Date: 17 March 2019
Leader: Penny Purchase
Report courtesy: Penny Purchase
Tillietudlem is a game and trout farm in the far reaches of the Dargle Valley. There are 2 access points to this rather remote settlement: one is along the Dargle Valley road past Everglades and on to a very rough dirt road, requiring robust 4X4s. We chose the other route, on the Boston road. 7kms after Boston, we turned right on to the tarred Impendle road. After 7 kms we met Bazil Roth, the farm manager, at the south gate of the farm. A good dirt road led us to Hleka Manzi Lodge, the fishermen’s cottage. There we were joined by Kostya and Patricia, who’d taken the route their GPS took them on but the much rougher road. We were a big group of 22 eager hikers: Lindy Anne, Sue and Stuart Saville, Cathy and Alistair Nixon, Carolee Thompson, Katy Hart, Charlie Guiot, Sue Rowley, Pete Comrie, Daryl Jacobs, Amy Jacobs, Gill Plummer, Erica and Clive Rossam, Anita Cohen, Frances Chisholm, Linda Bruss, Eric Essenwein, Kostya and Patricia., and myself, Penny. Regretably, I had to turn 2 people away as the group was too big and they applied too late. Visitor, Patricia decided not to hike as her shoe wear was inadequate for rough ground.
Bazil was an amazing guide. He told us about the farm and that his boss, Chris Wilkinson, has a passion for conservation. The farm is in the mountain mistbelt grasslands eco system, which is a threatened eco system. There is plenty of game and a large herd of breeding Ngunis. They are clearing the farm of wattle and aliens to bring it back to its former condition when the early Scottish settlers, the Ogram family, came to the area in the 1860s.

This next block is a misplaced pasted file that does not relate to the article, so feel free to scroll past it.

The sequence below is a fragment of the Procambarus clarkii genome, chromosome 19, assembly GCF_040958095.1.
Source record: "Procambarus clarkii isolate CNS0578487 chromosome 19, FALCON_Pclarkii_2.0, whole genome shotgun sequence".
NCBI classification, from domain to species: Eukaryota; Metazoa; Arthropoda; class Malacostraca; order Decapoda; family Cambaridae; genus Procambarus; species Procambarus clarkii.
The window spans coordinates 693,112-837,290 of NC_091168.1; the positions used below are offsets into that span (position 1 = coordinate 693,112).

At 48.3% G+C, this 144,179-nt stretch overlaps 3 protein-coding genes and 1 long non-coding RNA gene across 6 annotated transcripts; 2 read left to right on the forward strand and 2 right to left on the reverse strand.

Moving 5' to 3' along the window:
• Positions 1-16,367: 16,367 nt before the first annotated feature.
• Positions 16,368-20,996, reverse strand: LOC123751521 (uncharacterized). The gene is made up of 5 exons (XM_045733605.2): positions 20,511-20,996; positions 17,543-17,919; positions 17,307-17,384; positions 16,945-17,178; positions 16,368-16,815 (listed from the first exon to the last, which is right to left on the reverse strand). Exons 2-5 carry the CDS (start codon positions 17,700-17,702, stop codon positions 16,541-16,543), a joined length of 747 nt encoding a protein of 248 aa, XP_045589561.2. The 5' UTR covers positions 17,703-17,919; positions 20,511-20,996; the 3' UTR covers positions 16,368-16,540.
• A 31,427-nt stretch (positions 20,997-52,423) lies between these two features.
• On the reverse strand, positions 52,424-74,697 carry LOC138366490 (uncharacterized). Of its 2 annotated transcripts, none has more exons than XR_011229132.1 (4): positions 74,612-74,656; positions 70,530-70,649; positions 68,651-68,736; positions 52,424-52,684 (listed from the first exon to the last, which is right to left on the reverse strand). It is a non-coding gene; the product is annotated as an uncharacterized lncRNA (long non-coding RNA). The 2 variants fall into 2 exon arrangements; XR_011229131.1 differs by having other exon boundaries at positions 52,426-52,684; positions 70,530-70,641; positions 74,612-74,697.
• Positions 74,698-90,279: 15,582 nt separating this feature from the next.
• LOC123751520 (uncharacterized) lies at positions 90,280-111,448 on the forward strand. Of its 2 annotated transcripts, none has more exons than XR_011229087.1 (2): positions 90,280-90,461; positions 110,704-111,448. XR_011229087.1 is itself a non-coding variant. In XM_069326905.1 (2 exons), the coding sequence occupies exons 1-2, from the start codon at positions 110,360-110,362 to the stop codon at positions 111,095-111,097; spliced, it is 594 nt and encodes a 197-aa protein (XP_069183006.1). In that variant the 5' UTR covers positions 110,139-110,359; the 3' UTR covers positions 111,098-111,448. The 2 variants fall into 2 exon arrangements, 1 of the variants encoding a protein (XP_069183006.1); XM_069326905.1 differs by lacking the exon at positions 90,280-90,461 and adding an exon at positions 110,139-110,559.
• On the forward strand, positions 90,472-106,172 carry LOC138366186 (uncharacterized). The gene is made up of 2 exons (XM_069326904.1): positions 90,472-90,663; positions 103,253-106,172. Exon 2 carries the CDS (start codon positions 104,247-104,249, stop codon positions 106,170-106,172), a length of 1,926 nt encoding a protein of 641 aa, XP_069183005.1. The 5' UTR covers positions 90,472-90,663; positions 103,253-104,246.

It was a slow, steady hike with Bazil stopping often to explain a point. He is an acredited tour guide and has a love of the environment. We spotted a fish eagle, a secretary bird, 2 cranes in flight and a jackal buzzard. We saw herds of zebra careering down the hills and herds of blue wildebeest and eland in the distance. We encountered a juvenile puffadder and Bazil quizzed us on the difference between a poisonous animal and a venomous one( poisonous ruins your insides and a venomous one attacks from the outside) Bazil pointed out the tiny creatures we encountered too. We saw a green caterpillar with insect eggs on its back …. Bazil explained the life cycle of this parasitic fly. He showed us the remains of the millipedes, which a scorpion had feasted on near its burrow. We came across the skull and horns of a blue wildebeest, which Carolee wanted to take home as a trophy on the bonnet of her car! Walking back along the dam wall, we viewed the the Ogram Country House, the old colonial farmhouse, built by the Ogram family from Scotland, now a comfortable guest lodge.
One of the most memorable experiences of the hike, was mingling amongst the herd of curious, placid and sociable Ngunis. We enjoyed them and they seemed to enjoy us! Beautiful animals, spectacular hides, gleaming in the sun. Bazil was justifiably proud of his breeding herd, some of the Ngunis he had hand reared. He informed us about his anti- poaching techniques.
Back at the fisherman’s lodge, we were very ready for the feast of cream scones, marmite scones, tea and filter coffee laid out for us. For R50 a head, it was a most generous spread. Thank you, Tillietudlem.
Refreshed, some of the hikers explored the fast flowing river alongside the lodge. Some, like Charlie and Kostya and Carolee swam in the cool water, while Linda, Daryl and Amy had a hilarious time under the small frothy waterfall, fully clothed, but wet and wild! Yet others, enjoyed relaxing on the spacious deck of the lodge.
It was a wonderful day in our beautiful Midlands, with so many outstanding elements – Bazil being a superbly informative guide, the picturesque environment, the gentle terrain, the perfect summer weather, the fellowship of a large, pleasant group, the joy of hiking and swimming – and the cherry on the top – the scrumptious tea and scones awaiting us! Thank you Tillietudlem, we’ll certainly come again!